Monster: The domain industry is going through a
period of rapid evolution. The traditional economic
model of “buy and park” is breaking down very
rapidly, and the expectation that it might recover has now
given way to the reality that it almost certainly won’t.
This may come as a surprise to some, but I personally was
never a believer in parking. Even today, I am still blown
away to see amazing domain names being used as parking
pages rather than as developed sites. The evolution
is far from over.
how I got to this place, looking back, Healthcare.com
and Patents.com are two examples of domains where I
contacted the owners to understand their intentions for
the domains and ultimately collaborated with those owners
to develop sites, either as co-developer or investor.
Along the way, I learned a lot about domain development
and the steps required in order to transform a raw domain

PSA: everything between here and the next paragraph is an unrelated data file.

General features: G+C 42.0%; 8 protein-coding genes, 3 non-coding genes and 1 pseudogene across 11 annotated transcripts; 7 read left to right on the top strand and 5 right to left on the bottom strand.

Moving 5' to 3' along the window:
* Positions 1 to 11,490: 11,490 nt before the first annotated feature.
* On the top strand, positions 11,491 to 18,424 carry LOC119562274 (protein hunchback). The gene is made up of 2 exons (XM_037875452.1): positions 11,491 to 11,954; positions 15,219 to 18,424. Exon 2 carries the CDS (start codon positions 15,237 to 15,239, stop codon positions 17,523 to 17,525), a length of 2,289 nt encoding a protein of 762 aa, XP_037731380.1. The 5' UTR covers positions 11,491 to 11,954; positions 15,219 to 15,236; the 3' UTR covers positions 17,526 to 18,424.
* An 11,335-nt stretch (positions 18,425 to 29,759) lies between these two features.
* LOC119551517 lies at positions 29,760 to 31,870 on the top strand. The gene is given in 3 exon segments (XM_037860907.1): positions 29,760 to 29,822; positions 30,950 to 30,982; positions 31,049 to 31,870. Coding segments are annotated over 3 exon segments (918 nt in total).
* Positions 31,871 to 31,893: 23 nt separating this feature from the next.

name into a valuable online brand.
same time, I was also looking at scalable approaches to
domain development. I had the opportunity to make an angel
investment in what is now known as DevHub.com
as well as Internet
Real Estate Group. I was closely studying
various approaches to scalable domain development,
particularly as it relates to mapping useful content and
information to domain names. It was not obvious to
me at that time that anyone had a clear vision for domains
as the raw land of Web 3.0.
effect, Epik was the fusion of two ideas: (1) premium
domain development with (2) scalable domain development,
and (3) a vision for a better and more useful Internet. We
apply the best of what we learn about premium custom
development to a scalable, low-cost approach to domain
development which can be extended to larger numbers of
domains. We have overlaid this with a vision for Web 3.0
– what we call “The User-centric Semantic Web”.
Journal: At the 1st Annual Epik
Developers Conference, what kinds of specific
things will attendees learn that can help them
turn their non-producing domains into websites
that generate revenue? Also, who are some of the
experts you have lined up as speakers and
panelists to provide guidance on these topics?